Back at home, and of direct benefit to your members, this Government has passed legislative provisions that ensure the health benefits you receive as Officers are exempt from benefit-in-kind taxation and, when it comes to health insurance and Lifetime Community Ratings, ensuring that members of the Defence Forces are credited for their time in service. We have also continually invested in Defence Force infrastructure and major equipment platforms as well as increasing supports for our veterans.
But delegates, Government is not blind to the real challenges that we face, particularly in the areas of recruitment and retention.
There is no quick fix to these challenges and addressing them will take time. But I want to reassure you that I have heard the concerns around recruitment and retention that RACO has raised and, where possible, I have sought to include these in our strategies.
Having a detailed and ambitious implementation plan, with buy-in and cooperation from all the key stakeholders, is essential to strengthening our Defence Forces – one in which members are appropriately rewarded with attractive pay and conditions.
The longstanding desire of PDFORRA to associate with ICTU has received increased attention in recent weeks, particularly after ICTU’s decision to accept its application in principle. Indeed, although such a move would be a significant change in terms of our structures, it must be recognised, that across Europe and indeed the world, when it comes to militaries there are differing approaches to industrial relations, representation, collective bargaining, and the right to association and pay determination. You have your own presentation today on one aspect of the system in the UK.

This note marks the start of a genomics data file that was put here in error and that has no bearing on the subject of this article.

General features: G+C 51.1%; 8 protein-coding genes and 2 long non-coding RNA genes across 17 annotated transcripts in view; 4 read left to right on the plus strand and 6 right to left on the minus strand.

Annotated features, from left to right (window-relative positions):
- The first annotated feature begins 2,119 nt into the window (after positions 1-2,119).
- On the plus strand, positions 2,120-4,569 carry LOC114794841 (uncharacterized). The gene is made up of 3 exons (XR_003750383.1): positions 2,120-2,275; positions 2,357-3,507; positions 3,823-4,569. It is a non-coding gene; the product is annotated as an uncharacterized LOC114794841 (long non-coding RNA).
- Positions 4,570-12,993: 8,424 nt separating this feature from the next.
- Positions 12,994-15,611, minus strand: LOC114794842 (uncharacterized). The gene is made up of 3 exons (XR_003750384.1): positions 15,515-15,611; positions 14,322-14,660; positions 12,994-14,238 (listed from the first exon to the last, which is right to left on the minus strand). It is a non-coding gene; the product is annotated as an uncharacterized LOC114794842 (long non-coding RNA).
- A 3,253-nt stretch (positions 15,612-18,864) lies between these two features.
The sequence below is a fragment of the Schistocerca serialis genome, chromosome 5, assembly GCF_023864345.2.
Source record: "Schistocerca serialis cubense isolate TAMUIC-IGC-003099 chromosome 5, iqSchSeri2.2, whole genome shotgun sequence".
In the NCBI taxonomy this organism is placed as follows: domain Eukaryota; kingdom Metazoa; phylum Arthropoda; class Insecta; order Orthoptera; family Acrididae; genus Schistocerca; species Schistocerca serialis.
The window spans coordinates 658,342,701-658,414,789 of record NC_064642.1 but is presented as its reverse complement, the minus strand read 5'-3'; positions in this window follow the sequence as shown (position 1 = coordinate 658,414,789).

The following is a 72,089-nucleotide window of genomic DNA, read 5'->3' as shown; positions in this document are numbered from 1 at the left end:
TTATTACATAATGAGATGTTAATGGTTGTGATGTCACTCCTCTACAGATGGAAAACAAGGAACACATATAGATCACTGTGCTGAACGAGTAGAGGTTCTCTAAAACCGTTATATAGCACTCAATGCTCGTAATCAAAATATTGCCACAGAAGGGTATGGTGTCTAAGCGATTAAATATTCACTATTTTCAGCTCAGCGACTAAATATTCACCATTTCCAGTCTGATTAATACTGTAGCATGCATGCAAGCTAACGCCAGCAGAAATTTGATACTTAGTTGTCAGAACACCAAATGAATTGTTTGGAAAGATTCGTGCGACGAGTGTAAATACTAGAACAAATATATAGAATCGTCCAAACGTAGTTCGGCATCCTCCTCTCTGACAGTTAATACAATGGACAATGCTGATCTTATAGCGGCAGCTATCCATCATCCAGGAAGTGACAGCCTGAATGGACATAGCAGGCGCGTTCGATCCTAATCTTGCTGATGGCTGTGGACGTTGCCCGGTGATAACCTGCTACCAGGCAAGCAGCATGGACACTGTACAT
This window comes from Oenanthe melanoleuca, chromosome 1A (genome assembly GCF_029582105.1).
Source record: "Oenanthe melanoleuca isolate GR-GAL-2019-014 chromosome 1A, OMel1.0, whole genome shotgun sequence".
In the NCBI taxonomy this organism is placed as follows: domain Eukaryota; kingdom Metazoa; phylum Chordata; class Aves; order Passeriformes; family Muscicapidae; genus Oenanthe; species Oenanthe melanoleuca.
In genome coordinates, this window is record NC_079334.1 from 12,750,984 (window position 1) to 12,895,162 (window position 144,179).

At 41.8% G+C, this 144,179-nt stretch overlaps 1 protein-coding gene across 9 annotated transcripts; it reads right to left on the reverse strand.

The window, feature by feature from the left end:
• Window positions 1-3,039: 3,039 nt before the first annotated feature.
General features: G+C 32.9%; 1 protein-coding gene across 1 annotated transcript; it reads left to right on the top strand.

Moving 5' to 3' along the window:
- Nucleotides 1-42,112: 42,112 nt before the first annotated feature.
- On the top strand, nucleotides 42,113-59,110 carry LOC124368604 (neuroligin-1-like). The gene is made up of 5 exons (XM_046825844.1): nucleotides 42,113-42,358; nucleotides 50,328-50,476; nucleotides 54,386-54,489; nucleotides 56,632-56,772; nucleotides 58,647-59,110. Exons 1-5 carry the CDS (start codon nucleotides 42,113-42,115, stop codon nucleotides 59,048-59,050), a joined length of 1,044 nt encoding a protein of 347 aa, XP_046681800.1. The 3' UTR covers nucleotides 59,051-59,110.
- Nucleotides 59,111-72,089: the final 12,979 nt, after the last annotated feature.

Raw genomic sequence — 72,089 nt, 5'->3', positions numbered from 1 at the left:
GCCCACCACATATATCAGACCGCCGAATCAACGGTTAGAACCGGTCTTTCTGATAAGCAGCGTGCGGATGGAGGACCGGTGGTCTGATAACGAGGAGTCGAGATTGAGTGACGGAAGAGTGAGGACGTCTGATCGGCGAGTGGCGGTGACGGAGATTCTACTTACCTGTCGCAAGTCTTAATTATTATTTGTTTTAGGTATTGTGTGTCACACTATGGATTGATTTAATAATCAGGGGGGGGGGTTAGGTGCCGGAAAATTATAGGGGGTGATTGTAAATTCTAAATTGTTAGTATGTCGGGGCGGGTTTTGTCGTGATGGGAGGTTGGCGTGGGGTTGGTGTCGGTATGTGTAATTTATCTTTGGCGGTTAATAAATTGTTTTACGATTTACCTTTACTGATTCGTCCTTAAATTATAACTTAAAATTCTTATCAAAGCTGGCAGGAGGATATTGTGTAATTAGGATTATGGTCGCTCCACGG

However, I have always acknowledged that association with ICTU poses complex questions for the Defence organisation from a legal, operational and management perspective.
Indeed, I have received advice from the Chief of Staff, and I have heard the views of your association. I want to assure you that, as the ongoing process of engagement continues, the various perspectives on this matter will be carefully considered.
That process of engagement with ICTU arose as one element of the Barry Report, the other being the C&A scheme itself. The review of the C&A scheme was something that I prioritised on my appointment as Minister and it is my desire to see the recommendations for an updated C&A scheme being implemented.
I am pleased that the sub-group developing the terms of a revised scheme is nearing the completion of its work. There are some outstanding issues that still have to be worked through but I am confident that this can be progressed in a timely manner so that, when the new scheme is finalised and ready to go, we can proceed to appointing an independent chair.
Delegates, I hope I have touched on some of the key issues that are of interest to RACO and its members.
All of you continue to perform your roles with upmost professionalism and commitment.
I want to take this opportunity to thank you, for your continued leadership, flexibility and dedication.
Without this, the huge range of activities by the Defence Forces - both at home and overseas - would not be possible.
I would like to acknowledge your Association’s continued positive engagement through the industrial relations structures.
I wish you well for the remainder of your conference and I look forward to engaging with you at tonight’s Banquet and thank you for your invite.